The Banks of the West Bank (Part 5 of Our Adventures in the Palestinian Territories)

(In part 1 of this series, I detail how my wife and I end up in the old Hyundai of Assaf (not his real name), a well-meaning Palestinian guide, for a tour of Jericho and the West Bank. In part 2, we enter Area “A”, the area of the West Bank under Palestinian control, and pass a failed hotel and casino project that symbolizes the short-lived hope of Israeli-Palestinian cooperation following the 1993 Oslo Accords. In part 3 and part 4, we enter Jericho and visit the ruins of Hisham’s Palace and the walls of Jericho, and I learn that Assaf is willing to detour to visit a church but not a synagogue.)

8452423151_06ffd039cbWe return to Jericho less than three hours after we left. The setting sun adds a redder appearance to the red signs of warning placed by the Israelis on the Jericho border, but the warning itself remains clear: entrance into Jericho is “dangerous to our lives.” It was bad enough to have encountered these signs once, at mid-morning, when we first came into Jericho as part of the tour schedule. Our second visit to Jericho is unscheduled. I feel like visiting Jericho twice, in one day or one lifetime, may count as one time too many.

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The Malls of Jericho (Part 4 of Our Adventures in the Palestinian Territories)

(In part 1 of this series, I detail how my wife and I end up in the old Hyundai of Assaf (not his real name), a well-meaning Palestinian guide, for a tour of Jericho and the West Bank. In part 2, we enter Area “A”, the area of the West Bank under Palestinian control, and pass a failed hotel and casino project that symbolizes the short-lived hope of Israeli-Palestinian cooperation following the 1993 Oslo Accords. In part 3, we enter Jericho and visit the ruins of Hisham’s Palace, where we see how Palestine struggles and fails to protect its historical legacy, while we hear the sound of its security forces being trained somewhere close by.)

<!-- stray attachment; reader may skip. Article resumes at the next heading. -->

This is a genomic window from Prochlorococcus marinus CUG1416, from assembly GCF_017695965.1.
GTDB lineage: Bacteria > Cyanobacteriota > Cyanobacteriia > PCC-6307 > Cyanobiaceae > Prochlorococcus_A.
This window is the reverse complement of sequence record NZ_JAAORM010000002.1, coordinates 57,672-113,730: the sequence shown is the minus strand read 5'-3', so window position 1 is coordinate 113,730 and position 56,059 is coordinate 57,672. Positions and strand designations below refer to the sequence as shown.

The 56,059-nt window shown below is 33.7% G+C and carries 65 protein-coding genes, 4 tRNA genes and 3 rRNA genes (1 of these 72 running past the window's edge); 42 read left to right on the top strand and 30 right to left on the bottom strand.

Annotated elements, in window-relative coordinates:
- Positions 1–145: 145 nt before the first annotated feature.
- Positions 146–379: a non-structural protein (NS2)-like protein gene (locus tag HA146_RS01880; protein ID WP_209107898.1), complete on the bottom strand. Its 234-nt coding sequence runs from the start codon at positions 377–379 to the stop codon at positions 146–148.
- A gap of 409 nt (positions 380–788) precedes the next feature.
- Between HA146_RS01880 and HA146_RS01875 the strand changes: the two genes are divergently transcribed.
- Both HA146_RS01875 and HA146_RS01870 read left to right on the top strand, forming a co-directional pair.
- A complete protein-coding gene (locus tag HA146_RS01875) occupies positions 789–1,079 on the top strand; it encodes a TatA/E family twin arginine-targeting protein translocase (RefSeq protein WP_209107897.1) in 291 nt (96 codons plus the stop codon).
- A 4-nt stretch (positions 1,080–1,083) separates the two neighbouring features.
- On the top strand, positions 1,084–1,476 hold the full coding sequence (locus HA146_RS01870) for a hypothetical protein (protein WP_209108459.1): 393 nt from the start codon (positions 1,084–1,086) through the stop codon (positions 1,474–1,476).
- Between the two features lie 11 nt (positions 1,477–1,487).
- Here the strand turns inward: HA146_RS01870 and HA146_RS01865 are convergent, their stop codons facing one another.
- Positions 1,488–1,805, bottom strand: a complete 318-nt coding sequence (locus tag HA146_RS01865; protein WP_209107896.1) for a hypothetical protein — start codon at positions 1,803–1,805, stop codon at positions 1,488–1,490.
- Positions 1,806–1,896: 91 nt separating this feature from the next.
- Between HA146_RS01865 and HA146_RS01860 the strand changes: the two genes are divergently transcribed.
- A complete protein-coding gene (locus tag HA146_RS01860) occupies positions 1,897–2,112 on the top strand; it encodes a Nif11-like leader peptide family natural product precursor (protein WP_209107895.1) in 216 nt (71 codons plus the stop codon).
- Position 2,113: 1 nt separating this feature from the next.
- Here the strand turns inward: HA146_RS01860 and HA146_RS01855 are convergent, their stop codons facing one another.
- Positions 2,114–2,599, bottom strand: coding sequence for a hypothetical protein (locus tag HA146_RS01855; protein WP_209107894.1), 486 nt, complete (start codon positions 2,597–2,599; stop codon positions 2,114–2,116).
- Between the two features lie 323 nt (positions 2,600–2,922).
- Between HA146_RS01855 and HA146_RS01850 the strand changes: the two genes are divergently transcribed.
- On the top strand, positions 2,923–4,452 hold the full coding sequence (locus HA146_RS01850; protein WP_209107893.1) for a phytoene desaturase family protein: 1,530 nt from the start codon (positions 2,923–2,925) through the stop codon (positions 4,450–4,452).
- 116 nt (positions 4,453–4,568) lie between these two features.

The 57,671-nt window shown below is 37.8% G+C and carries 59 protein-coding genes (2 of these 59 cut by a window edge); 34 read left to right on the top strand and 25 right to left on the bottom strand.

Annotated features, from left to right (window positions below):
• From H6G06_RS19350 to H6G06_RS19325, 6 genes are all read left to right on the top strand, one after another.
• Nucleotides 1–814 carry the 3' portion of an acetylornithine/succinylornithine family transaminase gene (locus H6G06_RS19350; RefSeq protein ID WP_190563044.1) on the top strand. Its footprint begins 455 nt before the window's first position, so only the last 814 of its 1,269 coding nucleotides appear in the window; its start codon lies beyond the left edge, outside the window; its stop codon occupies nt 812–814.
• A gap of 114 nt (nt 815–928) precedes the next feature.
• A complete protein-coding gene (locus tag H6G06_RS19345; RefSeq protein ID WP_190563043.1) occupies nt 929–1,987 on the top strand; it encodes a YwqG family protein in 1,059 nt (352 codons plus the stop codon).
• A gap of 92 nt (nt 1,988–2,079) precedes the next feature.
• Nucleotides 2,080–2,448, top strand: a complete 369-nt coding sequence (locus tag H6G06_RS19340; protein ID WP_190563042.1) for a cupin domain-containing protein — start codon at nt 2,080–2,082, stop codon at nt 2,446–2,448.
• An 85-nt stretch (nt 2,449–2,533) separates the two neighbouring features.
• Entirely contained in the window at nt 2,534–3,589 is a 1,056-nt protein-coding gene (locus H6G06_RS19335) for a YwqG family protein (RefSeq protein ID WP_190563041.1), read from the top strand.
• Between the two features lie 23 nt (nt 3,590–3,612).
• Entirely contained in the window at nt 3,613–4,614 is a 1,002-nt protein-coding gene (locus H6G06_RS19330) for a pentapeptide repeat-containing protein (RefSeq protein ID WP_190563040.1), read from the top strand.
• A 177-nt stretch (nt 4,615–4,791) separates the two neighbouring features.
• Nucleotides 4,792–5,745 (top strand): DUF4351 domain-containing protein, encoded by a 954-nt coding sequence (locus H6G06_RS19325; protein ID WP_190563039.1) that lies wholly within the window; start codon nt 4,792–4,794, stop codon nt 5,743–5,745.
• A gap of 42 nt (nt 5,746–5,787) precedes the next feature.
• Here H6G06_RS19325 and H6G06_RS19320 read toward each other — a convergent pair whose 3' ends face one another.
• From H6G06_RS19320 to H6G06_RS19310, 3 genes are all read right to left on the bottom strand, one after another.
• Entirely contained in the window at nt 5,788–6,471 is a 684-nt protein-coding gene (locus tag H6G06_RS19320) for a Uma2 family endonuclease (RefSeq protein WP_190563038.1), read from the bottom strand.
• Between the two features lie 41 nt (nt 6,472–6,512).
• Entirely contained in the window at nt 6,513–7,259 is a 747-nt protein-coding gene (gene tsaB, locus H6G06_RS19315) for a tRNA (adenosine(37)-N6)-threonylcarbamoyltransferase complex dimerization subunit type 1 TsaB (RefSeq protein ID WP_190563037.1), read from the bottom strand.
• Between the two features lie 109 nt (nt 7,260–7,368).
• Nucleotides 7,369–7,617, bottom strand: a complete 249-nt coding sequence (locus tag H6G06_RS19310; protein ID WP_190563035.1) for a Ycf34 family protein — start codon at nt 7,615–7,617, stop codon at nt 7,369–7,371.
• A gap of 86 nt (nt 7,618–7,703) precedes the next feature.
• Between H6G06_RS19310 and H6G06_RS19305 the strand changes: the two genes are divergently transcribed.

download (1)As we leave Hisham’s Palace, our Romanian companions Dorin and Gabi (not their real names) mention to Assaf that they’ll need to visit an ATM before the tour is over. “No problem,” Assaf assures them. I guess that like me, Dorin and Gabi weren’t expecting Assaf to pay our tour site entry fees, and they’re also worried that they might not have enough cash to repay Assaf at day’s end. I figure, it wouldn’t hurt to piggpiggyback on their request, and withdraw a few hundred extra Israeli shekels when our little tour stops at an ATM.

We retake our seats in Assaf’s Hyundai, and Assaf drives us around the outskirts of Jericho. He points out the Quarantine Monastery, built into the side of one of the mountains that separates Jericho from Jerusalem. This mountain is reputed to be the Mount of Temptation, where Christians believe Jesus fasted for 40 days and was “tempted” by Satan. The Palestinian Authority (PA) has built a cable car up to the monastery; we can see cars travelling up and down the cable, all empty.

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Does Jesus Disapprove?

3t6rqvI spend too much time on this site saying things, and not enough time asking questions. But this is a site in pursuit of Jewish-Christian dialogue, and good dialogue requires good questions.

I have a question for you all, particularly those of you who are Christian: I stumbled across a poll today on the web site ISideWith.com. The poll is a question submitted by Zealot author Reza Aslan last September: if Jesus suddenly came back to earth today, would he approve or disapprove of modern Christianity?  The allowable answers are “Approve,” “Disapprove,” or “Depends on which denomination of Christianity.”

As I write this, the poll has received nearly 22,000 votes, making it the most popular user-submitted poll on the site (admittedly, the site’s political polls receive a lot more votes). So far, only 9% of those voting think Jesus would approve of Christianity today. A whopping 87% think Jesus would “Disapprove.” And perhaps most surprising, only 4% give the answer “Depends on which denomination of Christianity.” I might have figured that more Christians would believe that Jesus might like their church, but not the other guy’s church. Not so.